“Blessed are the merciful: for they shall obtain mercy.”
It is a good idea sometimes to remember our failures, as painful as those memories can be. The knowledge of God’s mercy toward us in our failures should help us be merciful to our children in theirs. But we have a tendency to have short memories about such matters.
Ted Tripp tells a wonderful story of a time when he was disciplining his children for being selfish. “How could you be so selfish?” he heard himself asking. God brought to his mind a recent incident when he was carrying two dishes of ice cream, one for himself and one for his wife. As he walked across the house, he was carefully and almost subconsciously measuring which bowl had the most ice cream and therefore would be his. It dawned on him how hypocritical it was to question why his children were being so selfish. He well knew how his children could be so selfish, because that same sinful tendency also rested in his own soul!
Apart from the power of the Holy Spirit, we’re all destined for selfishness in one permutation or another. This realization caused Ted to deal with his children with mercy and grace rather than exasperation. I try to rehearse my own weaknesses to my children, especially when I correct them. This always leads me to mercy as well.
“Blessed are the pure in heart: for they shall see God.”
To be “pure in heart” means to have a single focus. In parenting, that single focus should be training our children to love God and love others. Unfortunately, maintaining this single focus can be difficult. I get tempted by the fear of man (what will my neighbor think if we’re behind in academics?) and the pride of life (won’t everyone be impressed when my daughter wins this competition?), and these things can cause me to turn from pursuing God to pursuing achievement. If I want to see God in my parenting, I’ve got to remember that though my children play all musical instruments, excel on the SAT, and win sporting events, but have not love for God and others, I have failed as a parent.
“Blessed are the peacemakers: for they shall be called the children of God.”
Life with children can be noisy and chaotic, but it should not be full of strife. God is a God of peace, and this peace should reign in our homes.
Peace in the home begins in the relationship between husband and wife. A survey was once conducted of a large group of homeschooled teenagers from very conservative homes. These students were asked what one thing they would change about their families if they could. The people who conducted the survey really expected the children to say they wished Mom and Dad were not so strict and would give them more freedom. But overwhelmingly, these children said that if they could change anything, they would keep their parents from fighting and make Mom and Dad love each other. The relationship between Mom and Dad sets the tone in the home, and we cannot expect our children to live at peace with one another if there’s strife between their parents.
We also need to encourage good relationships between our children. I don’t allow fighting or name-calling within my house. Because these things are not allowed, the children have learned other, more peaceful ways to deal with frustration.
Jim Bob and Michelle Duggar, in their book 20 and Counting, give a list of the rules of behavior in their house. I smiled when I read this list because they are very similar to the rules in my own house.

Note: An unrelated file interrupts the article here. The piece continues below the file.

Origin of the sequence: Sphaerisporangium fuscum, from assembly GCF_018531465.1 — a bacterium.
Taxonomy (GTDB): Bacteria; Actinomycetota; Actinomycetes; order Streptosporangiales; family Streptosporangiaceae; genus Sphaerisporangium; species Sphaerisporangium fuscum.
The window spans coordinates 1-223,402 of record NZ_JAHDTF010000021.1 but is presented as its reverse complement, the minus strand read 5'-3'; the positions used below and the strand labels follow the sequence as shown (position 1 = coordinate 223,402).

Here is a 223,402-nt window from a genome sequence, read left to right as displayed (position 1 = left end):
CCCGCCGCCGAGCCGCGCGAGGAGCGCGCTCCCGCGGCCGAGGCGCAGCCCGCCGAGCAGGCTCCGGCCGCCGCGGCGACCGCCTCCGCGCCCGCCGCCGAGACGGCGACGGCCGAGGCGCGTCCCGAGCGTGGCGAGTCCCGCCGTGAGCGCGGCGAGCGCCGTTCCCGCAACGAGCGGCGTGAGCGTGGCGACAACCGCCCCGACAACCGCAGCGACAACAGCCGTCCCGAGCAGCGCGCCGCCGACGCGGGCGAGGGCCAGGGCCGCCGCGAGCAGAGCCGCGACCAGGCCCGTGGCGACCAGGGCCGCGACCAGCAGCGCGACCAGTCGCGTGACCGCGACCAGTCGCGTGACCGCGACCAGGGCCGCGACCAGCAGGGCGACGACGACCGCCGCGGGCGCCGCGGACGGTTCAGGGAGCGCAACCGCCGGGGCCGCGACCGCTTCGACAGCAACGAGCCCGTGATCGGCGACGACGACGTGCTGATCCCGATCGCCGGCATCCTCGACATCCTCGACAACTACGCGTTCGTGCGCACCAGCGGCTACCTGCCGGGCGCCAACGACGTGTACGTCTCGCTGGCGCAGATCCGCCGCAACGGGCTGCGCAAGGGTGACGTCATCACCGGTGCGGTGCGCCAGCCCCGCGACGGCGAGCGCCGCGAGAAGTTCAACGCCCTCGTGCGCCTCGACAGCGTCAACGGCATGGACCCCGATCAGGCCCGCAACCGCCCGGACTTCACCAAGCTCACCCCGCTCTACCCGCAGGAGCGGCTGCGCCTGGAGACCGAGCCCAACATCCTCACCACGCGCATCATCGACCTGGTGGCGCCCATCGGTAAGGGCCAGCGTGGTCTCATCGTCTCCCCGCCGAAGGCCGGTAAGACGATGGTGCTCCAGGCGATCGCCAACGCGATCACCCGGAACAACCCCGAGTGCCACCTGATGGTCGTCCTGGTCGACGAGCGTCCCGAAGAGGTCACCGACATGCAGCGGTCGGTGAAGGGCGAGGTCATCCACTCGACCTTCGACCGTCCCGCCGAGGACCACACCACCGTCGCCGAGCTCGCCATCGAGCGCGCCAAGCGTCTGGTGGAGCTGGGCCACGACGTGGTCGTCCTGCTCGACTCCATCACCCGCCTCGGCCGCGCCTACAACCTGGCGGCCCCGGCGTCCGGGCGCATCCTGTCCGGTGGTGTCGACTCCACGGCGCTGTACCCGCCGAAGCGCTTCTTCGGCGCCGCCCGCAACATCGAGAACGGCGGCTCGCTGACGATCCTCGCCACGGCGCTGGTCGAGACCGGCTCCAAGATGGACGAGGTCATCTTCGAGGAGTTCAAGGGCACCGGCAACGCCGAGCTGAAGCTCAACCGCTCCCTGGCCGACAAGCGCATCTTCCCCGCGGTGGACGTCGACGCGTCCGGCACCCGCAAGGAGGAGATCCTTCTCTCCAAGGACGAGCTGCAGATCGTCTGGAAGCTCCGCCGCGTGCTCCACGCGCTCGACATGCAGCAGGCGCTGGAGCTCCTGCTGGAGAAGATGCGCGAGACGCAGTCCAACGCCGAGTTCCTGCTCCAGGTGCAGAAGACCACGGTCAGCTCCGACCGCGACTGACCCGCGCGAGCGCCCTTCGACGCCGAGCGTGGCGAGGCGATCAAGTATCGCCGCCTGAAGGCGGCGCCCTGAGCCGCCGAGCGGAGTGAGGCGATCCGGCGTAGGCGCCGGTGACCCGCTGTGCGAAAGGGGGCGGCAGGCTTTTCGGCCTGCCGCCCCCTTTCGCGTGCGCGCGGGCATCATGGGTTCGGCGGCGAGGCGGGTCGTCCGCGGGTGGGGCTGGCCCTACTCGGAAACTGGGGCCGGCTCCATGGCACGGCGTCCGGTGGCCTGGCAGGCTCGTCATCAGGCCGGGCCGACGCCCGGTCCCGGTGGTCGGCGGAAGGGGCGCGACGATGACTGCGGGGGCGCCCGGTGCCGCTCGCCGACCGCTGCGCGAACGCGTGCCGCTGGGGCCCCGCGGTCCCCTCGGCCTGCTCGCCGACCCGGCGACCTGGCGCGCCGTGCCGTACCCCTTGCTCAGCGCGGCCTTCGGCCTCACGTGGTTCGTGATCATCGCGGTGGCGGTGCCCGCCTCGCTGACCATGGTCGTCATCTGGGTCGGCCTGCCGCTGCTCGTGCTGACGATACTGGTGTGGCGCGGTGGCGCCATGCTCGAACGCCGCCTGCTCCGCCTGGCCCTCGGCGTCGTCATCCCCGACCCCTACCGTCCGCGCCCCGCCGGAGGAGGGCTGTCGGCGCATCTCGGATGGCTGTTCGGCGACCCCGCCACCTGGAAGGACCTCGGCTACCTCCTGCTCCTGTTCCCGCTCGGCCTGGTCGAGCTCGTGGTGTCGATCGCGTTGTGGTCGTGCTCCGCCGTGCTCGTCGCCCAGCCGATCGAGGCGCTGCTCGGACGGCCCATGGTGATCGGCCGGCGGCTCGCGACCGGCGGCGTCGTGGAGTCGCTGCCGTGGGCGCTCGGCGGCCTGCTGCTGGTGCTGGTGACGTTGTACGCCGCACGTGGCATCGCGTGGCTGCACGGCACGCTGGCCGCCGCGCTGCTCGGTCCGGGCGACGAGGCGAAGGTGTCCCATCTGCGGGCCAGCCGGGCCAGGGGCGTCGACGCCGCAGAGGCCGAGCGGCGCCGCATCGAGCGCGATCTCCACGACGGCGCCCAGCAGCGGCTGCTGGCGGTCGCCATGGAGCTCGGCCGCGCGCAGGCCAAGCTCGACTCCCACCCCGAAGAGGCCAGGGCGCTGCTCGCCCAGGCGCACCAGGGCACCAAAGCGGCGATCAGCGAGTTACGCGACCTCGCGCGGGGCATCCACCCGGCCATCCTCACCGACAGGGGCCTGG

But for these rules to be effective, Mom and Dad have to abide by them too:
“Blessed are they which are persecuted for righteousness’ sake: for theirs is the kingdom of heaven.”
We live in a culture that does not value children the way God values children. As a result, if we choose to structure our lives around training our children in the nurture and admonition of the Lord, we will be persecuted. Some of the persecution will be blatant. It might come from family members who oppose the new baby you’ve joyfully welcomed into your household. Or sometimes total strangers will make remarks such as “Are they all yours?” or “Don’t you know what causes babies?”
Blatant persecution can be easier in some ways to deal with than subtle persecution. Our society is organized and prioritized with small families and large disposable incomes in mind. It is easy for little things to creep in and destroy peace and contentment in a mother’s heart. Feminism tells me that our job at home is unimportant drudgery, and I should be out building a career. My neighbor with two children tells me that if my children don’t have access to a wide variety of extracurricular activities, they are being deprived. But my neighbor doesn’t realize that the time and expense for my large family to participate in those activities would tear us apart at the seams! Some of my childless friends, perhaps unintentionally, lead me to dissatisfaction when they give me glowing reports about where they’ve eaten out this week or the long vacation to an exotic location they’ve enjoyed.
But blessed are you if you are persecuted for righteousness sake. We must hold fast to God’s declaration that children are a reward from Him and stay on our guard against the subtle philosophies that bombard us weekly to tell us the opposite. I need to be faithful to the calling God has on my life as a wife and mother and not expect the world (or, unfortunately, even my extended family) to always understand or approve.
The Beatitudes give a very challenging outline of what parenting should look like, but they also promise great blessings and rewards. If you’re feeling a little bit overwhelmed and inadequate for the job right now, go back to the first point: “Blessed are the poor in spirit.” Feeling inadequate and looking to Jesus for help qualifies us for the first blessing!